Eye banking has an emotional component, which is an added workplace stressor, even without a global pandemic. Factoring in COVID-19, feeling burned out (or the onset of burnout) is being experienced by most people – especially in healthcare.

Burnout includes:

  • feelings of exhaustion
  • increased mental distance from job or cynicism
  • reduced professional efficacy

What have you done for YOURSELF lately to reignite your life? Daily? Weekly? Monthly? Create a self-care contract with yourself.

Adopt PEAK mindset:

  • Present
  • Exceptional
  • Anxiety Managed
  • Kick butt

There are small, simple things you can do each day to ward off stress:

  • Splash cold water on your face
  • Listen to a playlist of songs that perk you up
  • Take 5 minutes to read an inspirational quote or uplifting video


Afternoon Session 3: Engaging Residents & Fellows with Local Eye Banks

Eye banks help generate interest in corneal surgery. Residents and Fellows are often unaware of what goes on “behind the scenes.” The earlier these eye bank / resident & fellow relationships form, the better.

To get started:

  • Identify an eye bank point person / liaison
  • Get on the resident lecture schedule

Eye Banks should host an “Eye Bank Experience” program for residents and fellows, inviting them to spend a day at the eye bank learning the daily functions and complexities of recovering and preparing tissue.

Wet labs are sought after by residents and fellows. They can be done both in person and virtually.

Residents generally come back from eye banks impressed and surprised by how much goes on at the eye banks, including research opportunities. Residents and fellows will want to participate in eye bank activities, but they need to be aware of these opportunities – research, funding, training, publishing, leadership roles, etc.


Wednesday, June 9, 2021 (Day 2)

Keynote Session: Embedding a Culture of Innovation Into Everyone’s DNA with Duncan Wardle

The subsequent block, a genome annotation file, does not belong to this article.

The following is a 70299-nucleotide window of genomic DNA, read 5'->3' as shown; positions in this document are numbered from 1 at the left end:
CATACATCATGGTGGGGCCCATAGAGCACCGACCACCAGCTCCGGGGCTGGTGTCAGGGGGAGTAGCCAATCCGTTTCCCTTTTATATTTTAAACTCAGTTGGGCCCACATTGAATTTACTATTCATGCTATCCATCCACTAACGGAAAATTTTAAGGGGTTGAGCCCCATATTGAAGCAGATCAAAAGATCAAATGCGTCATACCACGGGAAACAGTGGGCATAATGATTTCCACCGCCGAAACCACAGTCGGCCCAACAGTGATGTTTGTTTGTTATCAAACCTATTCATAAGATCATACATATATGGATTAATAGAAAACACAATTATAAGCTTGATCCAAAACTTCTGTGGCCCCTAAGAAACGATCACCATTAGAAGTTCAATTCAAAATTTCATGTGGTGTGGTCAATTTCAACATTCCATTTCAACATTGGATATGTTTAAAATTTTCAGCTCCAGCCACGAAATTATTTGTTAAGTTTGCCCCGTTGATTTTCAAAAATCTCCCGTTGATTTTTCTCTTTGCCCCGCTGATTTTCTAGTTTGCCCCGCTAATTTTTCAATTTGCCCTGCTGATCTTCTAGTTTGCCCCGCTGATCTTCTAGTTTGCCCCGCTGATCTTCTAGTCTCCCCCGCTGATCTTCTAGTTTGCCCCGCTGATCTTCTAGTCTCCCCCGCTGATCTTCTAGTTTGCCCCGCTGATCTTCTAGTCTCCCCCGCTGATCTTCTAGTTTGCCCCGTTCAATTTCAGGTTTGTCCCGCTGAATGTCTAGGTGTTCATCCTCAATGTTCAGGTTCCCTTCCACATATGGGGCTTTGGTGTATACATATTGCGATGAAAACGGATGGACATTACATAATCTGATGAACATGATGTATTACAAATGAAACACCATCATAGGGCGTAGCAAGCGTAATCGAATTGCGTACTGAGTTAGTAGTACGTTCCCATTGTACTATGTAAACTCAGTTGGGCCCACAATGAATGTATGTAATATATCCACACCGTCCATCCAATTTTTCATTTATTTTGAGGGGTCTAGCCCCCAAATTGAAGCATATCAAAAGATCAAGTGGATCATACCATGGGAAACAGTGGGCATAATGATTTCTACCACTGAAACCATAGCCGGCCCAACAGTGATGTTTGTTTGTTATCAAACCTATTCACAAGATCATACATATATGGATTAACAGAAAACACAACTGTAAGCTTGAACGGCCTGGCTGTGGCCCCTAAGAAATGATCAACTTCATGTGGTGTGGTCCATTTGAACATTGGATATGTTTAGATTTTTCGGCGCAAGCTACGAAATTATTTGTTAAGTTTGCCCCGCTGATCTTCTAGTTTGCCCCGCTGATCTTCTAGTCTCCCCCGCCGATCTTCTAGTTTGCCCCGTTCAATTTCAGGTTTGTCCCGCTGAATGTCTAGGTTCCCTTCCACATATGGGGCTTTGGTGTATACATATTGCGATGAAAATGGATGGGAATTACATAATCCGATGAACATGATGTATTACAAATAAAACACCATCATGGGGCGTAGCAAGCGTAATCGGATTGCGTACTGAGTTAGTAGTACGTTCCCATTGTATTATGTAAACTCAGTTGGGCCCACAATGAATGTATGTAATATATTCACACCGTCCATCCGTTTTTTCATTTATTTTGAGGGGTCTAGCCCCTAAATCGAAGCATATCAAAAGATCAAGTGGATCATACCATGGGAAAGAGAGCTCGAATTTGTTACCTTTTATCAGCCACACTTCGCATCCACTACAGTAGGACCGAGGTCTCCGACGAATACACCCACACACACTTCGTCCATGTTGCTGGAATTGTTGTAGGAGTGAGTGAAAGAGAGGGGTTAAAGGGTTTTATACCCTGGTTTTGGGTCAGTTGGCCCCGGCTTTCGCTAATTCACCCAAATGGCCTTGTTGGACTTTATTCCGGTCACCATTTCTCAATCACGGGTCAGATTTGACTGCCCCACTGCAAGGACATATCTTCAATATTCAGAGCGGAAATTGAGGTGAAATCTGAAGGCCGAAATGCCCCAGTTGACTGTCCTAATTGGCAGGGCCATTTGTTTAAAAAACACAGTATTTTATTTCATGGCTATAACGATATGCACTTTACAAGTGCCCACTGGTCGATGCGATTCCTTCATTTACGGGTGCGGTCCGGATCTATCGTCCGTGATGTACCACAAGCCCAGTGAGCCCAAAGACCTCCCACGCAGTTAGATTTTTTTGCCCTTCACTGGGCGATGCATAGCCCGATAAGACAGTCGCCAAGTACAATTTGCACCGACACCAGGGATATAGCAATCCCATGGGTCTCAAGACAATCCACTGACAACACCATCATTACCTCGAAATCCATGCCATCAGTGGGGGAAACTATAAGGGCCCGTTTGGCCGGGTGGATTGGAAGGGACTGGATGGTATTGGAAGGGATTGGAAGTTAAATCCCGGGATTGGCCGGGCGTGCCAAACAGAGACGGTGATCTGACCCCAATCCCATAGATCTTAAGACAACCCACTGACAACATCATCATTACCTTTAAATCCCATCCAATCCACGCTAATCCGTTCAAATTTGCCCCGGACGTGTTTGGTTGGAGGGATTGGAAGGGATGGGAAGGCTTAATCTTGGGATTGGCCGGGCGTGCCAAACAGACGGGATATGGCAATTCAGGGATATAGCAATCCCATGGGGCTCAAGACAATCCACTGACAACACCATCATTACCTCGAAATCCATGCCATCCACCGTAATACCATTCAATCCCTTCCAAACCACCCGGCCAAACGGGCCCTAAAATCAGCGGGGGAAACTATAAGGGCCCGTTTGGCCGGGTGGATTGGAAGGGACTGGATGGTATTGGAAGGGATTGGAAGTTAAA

(Not recorded)

Duncan led us though a fast-paced, inventive presentation with creative break-out rooms designed to stretch our thinking and imaginations – and showed us new ways brainstorm and expand ideas.

Innovation is a, “habit of continually doing things in new ways to make a positive difference in our working lives.”

  • It’s important to make new habits
  • Innovation feels (and should feel) awkward

In discussions ask, “Could you help me think about this in a different way?” During presentations, skip PowerPoint, and have the presentation laid out on the wall. Take a “walk” through the presentation. This creates conversation instead of judgement.

  • Don’t judge on work, build on ideas.

Some of the most creative people have the least resources – forces innovation.

When coming up with ideas, use less “no, because…” language and more “yes, and…” statements. You can always take a big idea and scale it down. It’s much harder to take a small idea and build it up. Using “yes, and…” transforms the idea from “mine” to “ours.”

Very few ideas come while AT work. The #1 barrier to innovation is: No time to THINK. Our brains are constantly in (busy) beta mode, we need to get them into (amazing) alpha. Working in even numbers of people – four is ideal –  balances extroverts and introverts so that everyone can take part and be heard. Remove tables between people to have “comfortably uncomfortable” conversations. Using a “t-sheet” for recording ideas appeals to all three styles of learning: visual, auditory, kinesthetic.

Our “river of thinking” is our own experiences and biases. Need to break that river to get the best ideas. Add a “naïve expert” to the group – a person who is not in the industry, to add their insights. “Diversity is innovation. If someone doesn’t look like you, they don’t think like you, and they can help you think differently.”

To be innovative human beings we need fresh stimuli in our lives:

  • Take a different commute to work
  • Have monthly brown-bag lunch sessions with rotating guests
  • Once a month have a day with no meetings, presentations, deadlines – giving people time to THINK